Skip navigation







Cross-race identification bias[edit]
This effect refers to the decreased ability of people of one race to recognize faces and facial expressions of people of another race. This differs from the cross-race bias because this effect is found mostly during eyewitness identification as well as identification of a suspect in a line-up. In these situations, many people feel as if races other than their own look alike, and they have difficulty distinguishing between members of different ethnic groups. Cross-race identification bias is also known as the misinformation effect since people are considered to be misinformed about other races and have difficulty identifying them. In a study dealing with eyewitness testimony, investigators examined forty participants in a racially diverse area of the US. Participants watched a video of a property crime being committed, then in the next 24 hours came to pick the suspect out of a photo line-up. Most of the participants in the study either misidentified the suspect or stated the suspect was not in the line-up at all. Correct identification of the suspect occurred more often when the eyewitness and the suspect were of the same race.[22] In another study, 86 convenience store clerks were asked to identify three customers: one white, one black, and one Mexican, all of whom had purchased in the store earlier that day. The clerks tended to identify customers belonging to their own race accurately, but were more likely to make errors when attempting to identify other races members.[23]Meanwhile, another study found that “alcohol intoxication reduces the own-race bias in face recognition,” albeit by impairing accurate perception and leaving in place or increasing random error rather than by improving facial recognition of members of other groups.[24]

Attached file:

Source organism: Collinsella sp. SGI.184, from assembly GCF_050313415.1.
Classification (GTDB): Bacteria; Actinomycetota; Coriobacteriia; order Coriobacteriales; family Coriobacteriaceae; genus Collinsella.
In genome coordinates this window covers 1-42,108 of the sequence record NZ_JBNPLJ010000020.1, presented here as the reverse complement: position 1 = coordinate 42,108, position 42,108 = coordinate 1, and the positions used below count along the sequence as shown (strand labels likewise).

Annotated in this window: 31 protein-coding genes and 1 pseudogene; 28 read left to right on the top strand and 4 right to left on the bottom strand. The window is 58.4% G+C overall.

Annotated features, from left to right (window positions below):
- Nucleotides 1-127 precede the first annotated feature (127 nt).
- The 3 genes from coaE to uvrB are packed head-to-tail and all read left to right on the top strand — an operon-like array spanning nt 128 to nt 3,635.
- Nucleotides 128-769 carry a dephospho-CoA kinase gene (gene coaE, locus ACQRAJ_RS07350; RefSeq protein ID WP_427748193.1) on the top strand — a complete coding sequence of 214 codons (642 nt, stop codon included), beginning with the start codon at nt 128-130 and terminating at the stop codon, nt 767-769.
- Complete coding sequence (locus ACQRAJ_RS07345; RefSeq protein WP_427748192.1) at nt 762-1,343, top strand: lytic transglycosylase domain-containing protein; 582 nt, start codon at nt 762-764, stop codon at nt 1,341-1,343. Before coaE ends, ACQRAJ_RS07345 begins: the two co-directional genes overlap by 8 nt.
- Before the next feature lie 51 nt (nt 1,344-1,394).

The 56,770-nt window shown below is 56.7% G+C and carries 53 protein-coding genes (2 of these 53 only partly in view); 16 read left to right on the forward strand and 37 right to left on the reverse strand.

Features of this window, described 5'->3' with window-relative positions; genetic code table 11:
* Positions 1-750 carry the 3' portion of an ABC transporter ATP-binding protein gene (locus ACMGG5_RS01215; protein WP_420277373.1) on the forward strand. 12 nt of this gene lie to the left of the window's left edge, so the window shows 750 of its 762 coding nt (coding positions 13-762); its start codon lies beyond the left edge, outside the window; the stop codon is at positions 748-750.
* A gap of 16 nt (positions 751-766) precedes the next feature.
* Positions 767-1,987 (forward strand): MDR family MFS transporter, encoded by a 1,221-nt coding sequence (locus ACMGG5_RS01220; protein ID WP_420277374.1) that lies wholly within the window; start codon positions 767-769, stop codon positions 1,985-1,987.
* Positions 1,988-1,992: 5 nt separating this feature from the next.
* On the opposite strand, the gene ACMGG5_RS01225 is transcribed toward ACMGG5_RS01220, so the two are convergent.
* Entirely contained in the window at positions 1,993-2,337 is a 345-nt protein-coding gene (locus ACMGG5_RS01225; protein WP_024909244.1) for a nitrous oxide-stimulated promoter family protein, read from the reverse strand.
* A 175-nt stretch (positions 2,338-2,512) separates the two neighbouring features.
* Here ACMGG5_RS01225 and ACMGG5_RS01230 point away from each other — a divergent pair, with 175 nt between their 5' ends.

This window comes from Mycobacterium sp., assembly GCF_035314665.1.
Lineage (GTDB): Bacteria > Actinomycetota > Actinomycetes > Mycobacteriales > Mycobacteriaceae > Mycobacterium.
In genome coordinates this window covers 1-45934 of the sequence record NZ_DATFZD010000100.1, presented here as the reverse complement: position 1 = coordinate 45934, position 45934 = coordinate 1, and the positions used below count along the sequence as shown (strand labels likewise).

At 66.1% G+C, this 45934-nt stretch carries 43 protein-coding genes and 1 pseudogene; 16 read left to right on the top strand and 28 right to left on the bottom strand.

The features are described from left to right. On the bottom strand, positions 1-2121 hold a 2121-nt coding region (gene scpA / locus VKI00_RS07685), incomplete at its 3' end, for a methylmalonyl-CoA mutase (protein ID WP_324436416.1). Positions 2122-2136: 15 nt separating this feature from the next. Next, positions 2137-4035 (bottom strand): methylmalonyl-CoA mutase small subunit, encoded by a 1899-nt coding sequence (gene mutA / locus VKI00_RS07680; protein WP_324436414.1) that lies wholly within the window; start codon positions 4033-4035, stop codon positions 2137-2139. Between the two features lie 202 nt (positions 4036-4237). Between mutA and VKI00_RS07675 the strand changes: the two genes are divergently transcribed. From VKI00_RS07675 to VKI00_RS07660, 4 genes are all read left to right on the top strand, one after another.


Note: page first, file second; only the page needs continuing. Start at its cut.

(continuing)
There has been some disagreement about the consistency of the own-race bias. However, data gathered from multiple studies does show that the own-race bias is consistent.[25] The own-race bias occurs in people of all races.[25] Since eyewitness identification can be problematic, researches have started to conduct studies of own-race biases using more forensics.[25]This kind of research needs to pay more attention to a target’s distinctive features and level of attractiveness.[25] If a target is very distinctive or very attractive, it could reduce the cross-race effect because that person would be easier to identify.[25]
Psychological experts all agree that the cross-race effect is a common occurrence during in-court testimony when an eyewitness is trying to remember a person.[26] In order to reduce the cross-race effect there have been multiple changes to how policemen handle eyewitness identification.[27] For example, to reduce the cross-race identification bias Britain has a law that states police must include the suspect in a line up with at least eight other people who share similar characteristics to him or her.[27] This forces the eyewitness to use his or her memory of the suspects features, not the suspect’s race, as a form of identification.[27]



“There is no escape
from the
long arm of
the Racial law”.
Come under our umbrella. 
Who has a bigger umbrella than us?

Please think carefully and leave a reply. How much POWER have you got?

Fill in your details below or click an icon to log in: Logo

You are commenting using your account. Log Out /  Change )

Google photo

You are commenting using your Google account. Log Out /  Change )

Twitter picture

You are commenting using your Twitter account. Log Out /  Change )

Facebook photo

You are commenting using your Facebook account. Log Out /  Change )

Connecting to %s

%d bloggers like this: